The Fritzl Family: Learning to live together, divided by cellar door

Tony Paterson
Friday 20 March 2009 01:00 GMT

It was almost a year ago that Fritzl's three "cellar" children, Kerstin, 20, Stefan, 18, and Felix, six, were freed from their dank underground and windowless prison and allowed to see daylight for the first time in their lives. Since then they have been struggling to come to terms with the modern life that most of us take for granted.

Immediately after their release they were taken with their mother, Elisabeth, to a psychiatric hospital in their home town of Amstetten, where they received counselling for months. There they were joined by Fritzl's other children, Lisa, 16, Monika, 15, and Alexander, 12, who were sent upstairs shortly after their birth to live a normal life in the rapist's home above ground.

At times the conditions of the cellar were partially recreated in hospital to allow the cellar children and Elisabeth to adjust to normality at a slower pace. Felix, the youngest, enjoyed stroking the grass on the hospital lawn, his psychiatrists said. Late last year, they were given new identities. Sun streams in through the large windows of their new home, and the doors are kept open all the time. But they are guarded round-the-clock and receive frequent visits from their psychiatrists and social workers.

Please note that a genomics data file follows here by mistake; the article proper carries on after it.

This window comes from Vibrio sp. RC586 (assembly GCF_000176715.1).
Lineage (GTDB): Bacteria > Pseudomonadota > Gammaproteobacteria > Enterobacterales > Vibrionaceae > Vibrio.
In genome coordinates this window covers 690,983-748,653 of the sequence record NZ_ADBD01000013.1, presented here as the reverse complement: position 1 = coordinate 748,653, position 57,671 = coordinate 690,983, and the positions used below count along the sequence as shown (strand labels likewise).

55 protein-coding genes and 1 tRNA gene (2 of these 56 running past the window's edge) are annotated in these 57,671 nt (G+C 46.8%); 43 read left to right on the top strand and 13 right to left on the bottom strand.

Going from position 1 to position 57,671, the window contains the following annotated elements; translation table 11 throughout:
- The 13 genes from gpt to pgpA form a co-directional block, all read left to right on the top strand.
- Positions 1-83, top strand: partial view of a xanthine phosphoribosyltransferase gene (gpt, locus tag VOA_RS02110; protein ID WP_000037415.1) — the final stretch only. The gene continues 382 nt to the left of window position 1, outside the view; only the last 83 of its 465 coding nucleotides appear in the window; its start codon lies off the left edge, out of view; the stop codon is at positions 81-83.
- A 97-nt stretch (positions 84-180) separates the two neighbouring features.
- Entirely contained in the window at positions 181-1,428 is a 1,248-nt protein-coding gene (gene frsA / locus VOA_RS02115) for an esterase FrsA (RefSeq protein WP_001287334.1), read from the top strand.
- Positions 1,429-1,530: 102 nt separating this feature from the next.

Elisabeth still suffers from post traumatic stress, but part of her healing process has been going to court to see her father stand trial. She is now reported to be considering writing a book about her experiences.

The upstairs children are said to have had a difficult time bonding with their downstairs siblings simply because their lives have been so different. While the upstairs children lived virtually normal lives, those below ground lived without light and on an inadequate diet.

Kerstin, now 20, who began to have fits in the cellar and tore her hair out by the fistfull because of her forced imprisonment, spent weeks in a coma after her release but began to recover when she was played her favourite Robbie Williams album. She is reported to be very close to Stefan. However, the child who psychiatrists say has the best chance of making a full recovery is Felix, the least traumatised simply by virtue of being the youngest.

The family is visited by Fritzl's wife, Rosemarie, who was the upstairs children's surrogate mother and claims to have known nothing about her husband's crimes. She has filed for divorce and now lives alone in a small flat in Linz. Nowadays, there is said to be friction between her and Elisabeth.

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